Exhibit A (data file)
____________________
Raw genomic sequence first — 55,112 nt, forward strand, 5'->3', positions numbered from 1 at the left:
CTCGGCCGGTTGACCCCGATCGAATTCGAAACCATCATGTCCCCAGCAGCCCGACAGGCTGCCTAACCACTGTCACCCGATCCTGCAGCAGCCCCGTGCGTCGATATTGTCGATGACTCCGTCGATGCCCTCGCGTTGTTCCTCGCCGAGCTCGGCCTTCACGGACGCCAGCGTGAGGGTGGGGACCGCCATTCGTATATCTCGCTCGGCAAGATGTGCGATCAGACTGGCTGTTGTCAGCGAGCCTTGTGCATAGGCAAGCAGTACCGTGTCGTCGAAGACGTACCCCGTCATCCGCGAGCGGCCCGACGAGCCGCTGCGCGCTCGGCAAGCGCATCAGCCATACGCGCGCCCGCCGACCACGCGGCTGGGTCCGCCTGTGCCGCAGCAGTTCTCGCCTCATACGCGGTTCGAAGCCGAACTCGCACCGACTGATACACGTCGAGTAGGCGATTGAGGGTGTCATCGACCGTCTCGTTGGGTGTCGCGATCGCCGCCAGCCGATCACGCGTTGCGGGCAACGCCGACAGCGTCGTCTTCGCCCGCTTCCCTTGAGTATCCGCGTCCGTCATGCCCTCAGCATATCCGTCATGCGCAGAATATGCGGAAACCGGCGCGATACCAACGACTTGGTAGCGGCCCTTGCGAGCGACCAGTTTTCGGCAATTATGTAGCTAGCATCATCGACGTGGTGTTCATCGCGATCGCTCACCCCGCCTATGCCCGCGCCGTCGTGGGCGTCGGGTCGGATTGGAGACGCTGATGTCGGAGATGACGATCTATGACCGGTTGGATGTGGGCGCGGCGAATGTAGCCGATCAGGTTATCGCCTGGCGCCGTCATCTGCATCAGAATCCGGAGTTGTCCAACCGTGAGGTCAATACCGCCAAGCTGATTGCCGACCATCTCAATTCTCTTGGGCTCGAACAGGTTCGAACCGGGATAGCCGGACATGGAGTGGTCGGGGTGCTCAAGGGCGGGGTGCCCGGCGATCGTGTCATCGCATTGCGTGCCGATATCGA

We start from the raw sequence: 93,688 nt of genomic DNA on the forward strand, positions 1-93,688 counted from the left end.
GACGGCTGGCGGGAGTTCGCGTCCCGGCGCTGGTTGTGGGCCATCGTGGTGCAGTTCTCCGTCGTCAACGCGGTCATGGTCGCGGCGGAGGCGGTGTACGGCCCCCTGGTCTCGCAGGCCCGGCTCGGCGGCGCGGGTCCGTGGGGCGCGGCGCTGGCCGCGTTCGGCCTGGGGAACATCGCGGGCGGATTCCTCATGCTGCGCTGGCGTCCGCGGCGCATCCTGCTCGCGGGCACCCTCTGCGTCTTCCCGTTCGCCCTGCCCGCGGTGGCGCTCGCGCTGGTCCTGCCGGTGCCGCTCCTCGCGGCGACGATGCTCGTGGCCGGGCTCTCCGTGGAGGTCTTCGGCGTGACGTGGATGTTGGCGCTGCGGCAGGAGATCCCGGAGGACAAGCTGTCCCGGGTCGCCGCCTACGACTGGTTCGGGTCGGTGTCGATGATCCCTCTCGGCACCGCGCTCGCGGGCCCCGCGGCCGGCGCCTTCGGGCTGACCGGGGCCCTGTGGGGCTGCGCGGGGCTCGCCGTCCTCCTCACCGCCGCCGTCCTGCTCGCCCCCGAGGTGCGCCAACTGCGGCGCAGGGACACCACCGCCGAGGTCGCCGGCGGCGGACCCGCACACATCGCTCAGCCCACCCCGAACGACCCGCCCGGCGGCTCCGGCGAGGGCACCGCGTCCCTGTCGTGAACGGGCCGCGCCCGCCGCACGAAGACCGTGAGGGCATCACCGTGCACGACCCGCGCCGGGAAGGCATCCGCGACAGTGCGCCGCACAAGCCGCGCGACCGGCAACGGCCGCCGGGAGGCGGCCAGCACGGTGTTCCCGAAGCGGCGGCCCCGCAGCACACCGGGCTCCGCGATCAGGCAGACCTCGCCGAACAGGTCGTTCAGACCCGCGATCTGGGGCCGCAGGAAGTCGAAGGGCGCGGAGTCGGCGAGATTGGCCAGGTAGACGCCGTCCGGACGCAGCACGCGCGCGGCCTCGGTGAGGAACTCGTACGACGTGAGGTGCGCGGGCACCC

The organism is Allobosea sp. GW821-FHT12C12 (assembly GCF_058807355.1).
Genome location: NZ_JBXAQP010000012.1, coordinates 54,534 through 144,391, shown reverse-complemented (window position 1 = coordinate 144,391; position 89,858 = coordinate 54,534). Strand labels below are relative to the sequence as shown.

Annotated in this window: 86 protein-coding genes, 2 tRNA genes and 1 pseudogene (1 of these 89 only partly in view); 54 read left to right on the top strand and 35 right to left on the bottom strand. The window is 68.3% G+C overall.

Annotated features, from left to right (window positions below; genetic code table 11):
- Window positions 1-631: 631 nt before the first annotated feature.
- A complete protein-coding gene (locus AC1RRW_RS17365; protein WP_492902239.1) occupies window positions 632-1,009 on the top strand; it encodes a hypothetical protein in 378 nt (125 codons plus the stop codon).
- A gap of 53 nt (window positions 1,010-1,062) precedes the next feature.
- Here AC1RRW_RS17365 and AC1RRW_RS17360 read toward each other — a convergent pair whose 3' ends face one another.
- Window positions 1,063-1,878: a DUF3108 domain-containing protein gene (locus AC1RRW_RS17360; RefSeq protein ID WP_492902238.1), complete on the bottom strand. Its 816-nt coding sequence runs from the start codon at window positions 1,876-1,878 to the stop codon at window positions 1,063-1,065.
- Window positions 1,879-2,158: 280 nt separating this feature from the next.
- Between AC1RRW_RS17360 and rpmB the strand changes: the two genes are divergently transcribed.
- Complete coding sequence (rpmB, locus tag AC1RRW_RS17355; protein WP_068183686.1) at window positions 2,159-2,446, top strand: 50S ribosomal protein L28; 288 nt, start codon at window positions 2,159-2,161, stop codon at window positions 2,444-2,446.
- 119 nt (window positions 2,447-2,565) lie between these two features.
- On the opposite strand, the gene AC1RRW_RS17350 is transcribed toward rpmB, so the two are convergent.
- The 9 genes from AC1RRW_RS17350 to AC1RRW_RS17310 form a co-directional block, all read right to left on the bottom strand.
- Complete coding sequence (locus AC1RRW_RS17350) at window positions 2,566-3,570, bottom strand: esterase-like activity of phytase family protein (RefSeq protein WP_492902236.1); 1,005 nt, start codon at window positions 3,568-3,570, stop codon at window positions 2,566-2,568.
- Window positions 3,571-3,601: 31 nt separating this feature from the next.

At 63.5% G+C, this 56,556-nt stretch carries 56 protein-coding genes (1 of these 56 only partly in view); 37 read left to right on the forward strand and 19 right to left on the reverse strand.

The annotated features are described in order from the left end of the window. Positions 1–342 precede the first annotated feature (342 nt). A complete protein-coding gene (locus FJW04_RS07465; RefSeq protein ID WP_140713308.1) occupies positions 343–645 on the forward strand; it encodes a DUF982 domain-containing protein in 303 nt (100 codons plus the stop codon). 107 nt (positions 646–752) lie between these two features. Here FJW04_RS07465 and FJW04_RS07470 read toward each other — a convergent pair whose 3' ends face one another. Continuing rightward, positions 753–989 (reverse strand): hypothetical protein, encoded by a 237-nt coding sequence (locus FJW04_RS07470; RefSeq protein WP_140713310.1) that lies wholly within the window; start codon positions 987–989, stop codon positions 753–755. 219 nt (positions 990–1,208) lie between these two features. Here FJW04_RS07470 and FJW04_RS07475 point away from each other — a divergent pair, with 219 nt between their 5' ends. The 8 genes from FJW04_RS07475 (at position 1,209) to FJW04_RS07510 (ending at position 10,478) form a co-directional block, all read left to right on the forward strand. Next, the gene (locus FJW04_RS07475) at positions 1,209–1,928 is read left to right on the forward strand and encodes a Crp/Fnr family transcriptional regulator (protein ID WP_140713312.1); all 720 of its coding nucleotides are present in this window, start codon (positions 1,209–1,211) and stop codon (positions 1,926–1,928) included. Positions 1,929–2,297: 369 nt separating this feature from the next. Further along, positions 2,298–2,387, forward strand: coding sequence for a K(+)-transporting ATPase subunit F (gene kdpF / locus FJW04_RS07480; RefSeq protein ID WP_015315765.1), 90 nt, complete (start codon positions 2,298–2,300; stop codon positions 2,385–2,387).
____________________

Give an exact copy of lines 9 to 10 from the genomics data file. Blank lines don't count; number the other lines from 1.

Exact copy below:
- Window positions 1-631: 631 nt before the first annotated feature.
- A complete protein-coding gene (locus AC1RRW_RS17365; protein WP_492902239.1) occupies window positions 632-1,009 on the top strand; it encodes a hypothetical protein in 378 nt (125 codons plus the stop codon).